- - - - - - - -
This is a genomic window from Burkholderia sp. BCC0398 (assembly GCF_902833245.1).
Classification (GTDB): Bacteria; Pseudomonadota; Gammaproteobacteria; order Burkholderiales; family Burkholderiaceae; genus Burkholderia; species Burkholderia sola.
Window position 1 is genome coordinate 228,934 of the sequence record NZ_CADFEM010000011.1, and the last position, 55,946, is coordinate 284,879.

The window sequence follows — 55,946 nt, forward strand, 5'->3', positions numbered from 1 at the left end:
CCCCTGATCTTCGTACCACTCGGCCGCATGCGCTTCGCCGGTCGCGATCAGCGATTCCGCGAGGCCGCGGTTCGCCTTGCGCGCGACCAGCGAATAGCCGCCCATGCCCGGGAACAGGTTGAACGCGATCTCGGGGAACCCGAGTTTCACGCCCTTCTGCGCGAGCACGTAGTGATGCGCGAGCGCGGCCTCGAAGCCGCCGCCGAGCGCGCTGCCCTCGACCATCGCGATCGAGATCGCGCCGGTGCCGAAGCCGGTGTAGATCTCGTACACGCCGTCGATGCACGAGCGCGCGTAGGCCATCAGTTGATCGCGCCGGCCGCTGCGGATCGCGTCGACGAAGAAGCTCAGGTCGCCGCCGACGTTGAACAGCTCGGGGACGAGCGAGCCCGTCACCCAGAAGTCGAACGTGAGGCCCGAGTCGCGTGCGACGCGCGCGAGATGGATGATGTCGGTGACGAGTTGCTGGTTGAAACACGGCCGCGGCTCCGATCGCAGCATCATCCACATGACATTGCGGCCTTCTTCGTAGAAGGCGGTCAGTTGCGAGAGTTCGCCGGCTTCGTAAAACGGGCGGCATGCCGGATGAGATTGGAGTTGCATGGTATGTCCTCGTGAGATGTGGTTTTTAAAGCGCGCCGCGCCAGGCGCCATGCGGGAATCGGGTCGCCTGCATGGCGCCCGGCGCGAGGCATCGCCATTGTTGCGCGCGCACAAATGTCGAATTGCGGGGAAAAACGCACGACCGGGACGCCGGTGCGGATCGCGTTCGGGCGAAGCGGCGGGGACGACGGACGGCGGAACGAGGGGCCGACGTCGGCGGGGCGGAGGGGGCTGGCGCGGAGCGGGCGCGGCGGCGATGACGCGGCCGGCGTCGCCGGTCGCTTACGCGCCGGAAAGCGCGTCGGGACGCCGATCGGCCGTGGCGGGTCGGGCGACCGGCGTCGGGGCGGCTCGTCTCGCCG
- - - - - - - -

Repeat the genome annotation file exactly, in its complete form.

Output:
This is a genomic window from Burkholderia sp. BCC0398 (assembly GCF_902833245.1).
Classification (GTDB): Bacteria; Pseudomonadota; Gammaproteobacteria; order Burkholderiales; family Burkholderiaceae; genus Burkholderia; species Burkholderia sola.
Window position 1 is genome coordinate 228,934 of the sequence record NZ_CADFEM010000011.1, and the last position, 55,946, is coordinate 284,879.

The window sequence follows — 55,946 nt, forward strand, 5'->3', positions numbered from 1 at the left end:
CCCCTGATCTTCGTACCACTCGGCCGCATGCGCTTCGCCGGTCGCGATCAGCGATTCCGCGAGGCCGCGGTTCGCCTTGCGCGCGACCAGCGAATAGCCGCCCATGCCCGGGAACAGGTTGAACGCGATCTCGGGGAACCCGAGTTTCACGCCCTTCTGCGCGAGCACGTAGTGATGCGCGAGCGCGGCCTCGAAGCCGCCGCCGAGCGCGCTGCCCTCGACCATCGCGATCGAGATCGCGCCGGTGCCGAAGCCGGTGTAGATCTCGTACACGCCGTCGATGCACGAGCGCGCGTAGGCCATCAGTTGATCGCGCCGGCCGCTGCGGATCGCGTCGACGAAGAAGCTCAGGTCGCCGCCGACGTTGAACAGCTCGGGGACGAGCGAGCCCGTCACCCAGAAGTCGAACGTGAGGCCCGAGTCGCGTGCGACGCGCGCGAGATGGATGATGTCGGTGACGAGTTGCTGGTTGAAACACGGCCGCGGCTCCGATCGCAGCATCATCCACATGACATTGCGGCCTTCTTCGTAGAAGGCGGTCAGTTGCGAGAGTTCGCCGGCTTCGTAAAACGGGCGGCATGCCGGATGAGATTGGAGTTGCATGGTATGTCCTCGTGAGATGTGGTTTTTAAAGCGCGCCGCGCCAGGCGCCATGCGGGAATCGGGTCGCCTGCATGGCGCCCGGCGCGAGGCATCGCCATTGTTGCGCGCGCACAAATGTCGAATTGCGGGGAAAAACGCACGACCGGGACGCCGGTGCGGATCGCGTTCGGGCGAAGCGGCGGGGACGACGGACGGCGGAACGAGGGGCCGACGTCGGCGGGGCGGAGGGGGCTGGCGCGGAGCGGGCGCGGCGGCGATGACGCGGCCGGCGTCGCCGGTCGCTTACGCGCCGGAAAGCGCGTCGGGACGCCGATCGGCCGTGGCGGGTCGGGCGACCGGCGTCGGGGCGGCTCGTCTCGCCG